The Dutch cultivated meat startup Meatable, which aims to lab-grow pork and beef, has raised an additional $10 million in seed funding, the company has disclosed to AFN.
The raise — which brings Meatable’s total funding to date to $13 million — comes mainly from an existing investor base of BlueYard Capital, with supplemental funds from angel investors including Taavet Hinrikus, who is CEO and co-founder of TransferWise, and Albert Wenger, who is a managing partner at Union Square Ventures. The European Commission also contributed funds through its Eurostars Programme.
As AgFunder’s recent White Paper sets out, cultured meat startups like Meatable are proliferating in Europe, as elsewhere. The ability to lab-grow cells was once limited to the medical transplant space, but increasingly entrepreneurs are trying to repurpose this biotechnology for the production of food. In a phone interview with AFN ahead of the raise, Meatable co-founder and CEO Krijn de Nood said his company was going to use their seed funds to tackle two interlinked obstacles that remain stumbling blocks across the cultivated meat industry: cost and scale.
A pork chop, freshly lab-made
By the summer of 2020, he said, his company aims to have its first prototype. And it will not resemble something mushed up like a meatball or patty. It will be a lab-grown pork chop, he said, made with Meatable’s own scaffold technology, with pig cells that have been transformed into early-stage stem cells, before being transformed again into muscle and fat cells. The nutrient media, he claimed, will be plant-based (a lot of similar startups controversially still use Fetal Bovine Serum) and its nutrients will be recycled.
“We shall escape the absurdity of growing a whole chicken in order to eat the breast or wing,” said de Nood, quoting an essay by Winston Churchill from the 1930s to emphasize how the vision of culturing meat is nothing new.
“We believe no one should have to give up the meat they love,” he added in a Churchillian turn of phrase of his own: “there is a way to satisfy the world’s appetite for meat without harming people, animals or the planet.”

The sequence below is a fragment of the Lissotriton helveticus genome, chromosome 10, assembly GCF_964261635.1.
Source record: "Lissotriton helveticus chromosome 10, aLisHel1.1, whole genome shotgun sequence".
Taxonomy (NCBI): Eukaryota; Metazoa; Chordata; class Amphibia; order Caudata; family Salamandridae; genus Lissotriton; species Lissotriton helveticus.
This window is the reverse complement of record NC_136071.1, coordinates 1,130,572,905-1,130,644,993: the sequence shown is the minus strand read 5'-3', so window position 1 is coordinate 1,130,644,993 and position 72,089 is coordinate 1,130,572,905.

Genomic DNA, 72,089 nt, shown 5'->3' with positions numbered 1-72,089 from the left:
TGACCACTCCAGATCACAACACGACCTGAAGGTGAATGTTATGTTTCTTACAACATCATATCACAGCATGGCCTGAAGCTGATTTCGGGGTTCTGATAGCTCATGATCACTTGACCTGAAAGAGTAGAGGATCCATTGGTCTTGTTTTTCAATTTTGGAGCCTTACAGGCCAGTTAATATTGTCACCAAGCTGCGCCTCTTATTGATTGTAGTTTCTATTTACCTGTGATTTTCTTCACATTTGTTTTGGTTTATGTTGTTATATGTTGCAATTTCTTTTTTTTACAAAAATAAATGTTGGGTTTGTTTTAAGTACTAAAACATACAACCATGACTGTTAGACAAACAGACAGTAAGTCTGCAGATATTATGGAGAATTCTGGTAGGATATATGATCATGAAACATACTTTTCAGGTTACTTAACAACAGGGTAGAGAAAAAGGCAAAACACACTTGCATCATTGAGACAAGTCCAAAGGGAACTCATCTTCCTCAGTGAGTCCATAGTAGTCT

In this respect, cultivated meat is vying with plant-based proteins developed to have the look, smell, taste, and feel of meat. These plant-based companies are in many cases already off the mark, despite residual regulatory hurdles and scaling challenges. But those challenges seem almost trivial compared to in-vitro meat: current cultivation protocols can take months. Yet Meatable’s technology, the team claim, built off the back of 2012 Nobel Prize-winning research and optimized by Stanford and Cambridge scientists, can produce large batches of the cells needed to make meat in a matter of days to weeks. Only one cell is needed to start the process. The cell is sourced from a real animal in a completely painless way — and because it comes from an animal, the meat that can be made with it is real meat, not a highly processed substitute.
Leading the process is Meatable’s CTO Daan Luining, who worked on the world’s first lab-grown hamburger under Professor Mark J. Post. “My role was to optimize cell growth and density, using different kinds of microcarriers, in a bioreactor setup,” he writes on his LinkedIn.
This sort of expertise might well have been what excited Estonia’s Taavet Hinrikus, the founding CEO of TransferWise, one of the first European unicorn companies: “Exciting things can happen when you put a great team and a 10x better product together with a huge market. Meatable’s proprietary technology uniquely positions them to make inroads toward solving the biggest barrier to bringing cultivated meat to consumers.”
The team’s focus on bringing not just cultivated beef but also pork to consumers also resonates in the context of a drastic outbreak of African Swine Fever that is threatening the world’s pig population, especially in Asia. Though some tech solutions are beginning to come to the fore, the virus continues to spread and has already led to the culling of tens of millions of pigs.
Asia, incidentally, is where regulations for this Dutch company could prove easier to navigate, though the Netherlands has been supportive of this type of technology, and there are signs that the European Union could be more receptive to cultivated meat as it pursues climate change targets set out as part of the UN Paris Agreements.
“Meatable was assessed by an international independent evaluation panel and granted a Eureka label; reserved for projects that demonstrate the potential of excellent, high impact and efficient and effective implementation,” said Philippe Vanrie, Head of the EUREKA Association and responsible for the Eurostars-2 programme, in a statement. “Meatable, a dynamic start-up in the cultivated meat sector, has the potential to develop a unique and innovative technology thanks to support received from the Eurostars Programme. We understand the technology developed will have a significant and positive impact on meat production and, in turn, on climate change.”
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